#7Songs – Number Two

by John on February 1, 2016

I like Steely Dan for all the wrong reasons.

That’s what my wife Karen will say, she’s sick of hearing me play their songs, and my good friend Raul openly criticizes me for liking their music, but I really don’t give a ****.

My love for Steely Dan was cemented during a trip to North Carolina in the late 80’s. I was visiting Wake Forest University with one of my mentors, suffering from that form of teenage angst/ennui. We were visiting the campus, going to the homecoming game (which the Demon Deacons won), toilet papering the quad (I may or may not have “liberated” a roll of TP from the administration building), and roaming the halls. I thought the whole experience was cool but because I was suffering from the aforementioned angst/ennui, I didn’t want to let on to how life changing the experience truly was.

Enough of the backstory, here’s the deets:

The Song: Deacon Blues

Why this one: I would hear this song playing on Zeta 4, the rock radio station here in Miami. I would fall asleep with my Walkman, listening to the overnight DJ’s play this and it was awesome. Here was rock, jazz, and cryptic lyrics all rolled into something I didn’t understand but it was still freaking cool.

Where it takes me: I’m catapulted right back to sophomore year. My personal life was a mess, school was a mess, hell, I was one big mess. When Fagan sings “I cried when I wrote this song” it struck a chord that hasn’t left me some 28 years later. In fact, I wrote a variation of that line (I cried when I heard this news) in a card for one of my classmates in study hall. His father had passed and I was responsible for getting a card that we all signed. I remember our study hall “teacher”, a football coach take the card to sign his name and noticed when he took a look at what we all wrote and ever so slightly smile.

Parting Shots: This is a melancholy romp through the minor keys. You can’t help but wonder if the story is really about a football team and their losing streak or if it’s about a drug addled jazz session musician contemplating ending it all. That’s the beauty of the song and the group. Sometimes you just don’t know, so you keep on keeping on.

So in this time of the expanding man, I’m going to keep on keeping on.

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Today is the 30th anniversary of the Space Shuttle Challenger disaster. This event had a major impact on my 13 year old self. It was one of the first in a series of tragic world events where I felt completely lost, scared, and confused as to why anything like this could happen. This tragedy still cuts deep and hurts. I still get misty when I see the news clips or when I read the newspaper stories.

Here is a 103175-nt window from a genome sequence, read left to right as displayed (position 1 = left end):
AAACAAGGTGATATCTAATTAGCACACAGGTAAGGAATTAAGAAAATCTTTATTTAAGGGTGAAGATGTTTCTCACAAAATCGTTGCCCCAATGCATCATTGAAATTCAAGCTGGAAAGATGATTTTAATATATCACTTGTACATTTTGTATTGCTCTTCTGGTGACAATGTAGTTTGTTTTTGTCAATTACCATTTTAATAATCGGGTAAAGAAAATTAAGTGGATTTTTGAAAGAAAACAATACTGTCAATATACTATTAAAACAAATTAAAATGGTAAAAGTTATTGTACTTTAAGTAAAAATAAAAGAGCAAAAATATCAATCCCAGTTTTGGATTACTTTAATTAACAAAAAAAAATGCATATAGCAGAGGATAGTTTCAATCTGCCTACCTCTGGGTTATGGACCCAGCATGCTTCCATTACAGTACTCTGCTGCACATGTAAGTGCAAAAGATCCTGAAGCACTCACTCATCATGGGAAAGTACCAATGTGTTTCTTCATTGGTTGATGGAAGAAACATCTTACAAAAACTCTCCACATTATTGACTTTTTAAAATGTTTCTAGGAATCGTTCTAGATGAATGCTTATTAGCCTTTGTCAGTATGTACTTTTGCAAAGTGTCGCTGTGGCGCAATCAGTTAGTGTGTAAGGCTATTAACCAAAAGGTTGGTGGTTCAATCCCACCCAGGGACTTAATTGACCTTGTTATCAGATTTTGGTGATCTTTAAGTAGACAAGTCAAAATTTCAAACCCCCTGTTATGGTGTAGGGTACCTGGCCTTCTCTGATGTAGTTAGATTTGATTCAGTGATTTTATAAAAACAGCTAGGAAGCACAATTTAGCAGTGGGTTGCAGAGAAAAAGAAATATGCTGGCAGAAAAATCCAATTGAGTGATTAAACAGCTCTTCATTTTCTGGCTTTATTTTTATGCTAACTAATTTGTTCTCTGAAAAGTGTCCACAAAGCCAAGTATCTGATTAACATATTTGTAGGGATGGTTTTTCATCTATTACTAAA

My post about the shuttle Enterprise was originally written back in July 2011. While this isn’t specifically about the loss of Challenger, I think it’s the best, and only way I can quietly mark the occasion.

Today, I’ll quietly say a small prayer, remember the souls that were lost, and go about my day. Tonight I’ll spend time with my girls, hug them a bit tighter and remind myself to try just a bit harder let them keep their sense of wonder and awe.

~John
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Note: This post was scheduled for today’s launch, however it may not happen due to the weather. I say screw it, I’m posting this bad boy anyway!

“JP come over here, you’re going to miss this and it’s something very important” exclaimed my father as he stood watching the television. “What, what’s going on dad?” I replied. “JP pay attention this is something you’re going to remember for the rest of your life.” “In fact, I don’t want you to ever forget this name, can you remember Enterprise?” he asked. I don’t remember promising that I could, however it’s true I never did forget that moment. A quiet moment shared by a father and son.

Thus began my love affair with planes, the space shuttle, and astronauts. Growing up in Florida trips to Disney become commonplace and at times very expensive, but a trip to Cape Canaveral was always filled with wonder and imagination.

I’ve tried to watch every televised launch and if possible landing. In grade school we’d convince our teachers to turn on the dusty old televisions watching with excitement and anticipation. Today, I’ll watch it on my computer from my desk at work.

I can still tell you exactly where I was when Challenger and Columbia were lost. Seventeen years had elapsed between the events but both had a deep and meaningful impact on me. I had come of age during that period, lulled into not believing the risks involved with that line of work. My life was still ahead of me. I felt that I was not limited by anything. Sadly, those events were a sobering reminder that I needed to be a bit more aware.

So today with the final shuttle mission about to take place, I’m immediately transported to a small house in North Miami and to the small black & white RCA television set and to a father who wants to share a love for aircraft and instill in his son a sense of awe and wonder.

Those feelings I’ll never forget, along with the names Enterprise, Columbia, Challenger, Discovery, Endeavor, and
Atlantis.

Why do I feel this way after so many years? Well, when you’re asked to make a promise as a five year old, and your hero is the one who’s asking, that’s just something you never forget.

I never forgot Dad, just liked you asked me to…

Godspeed Atlantis!

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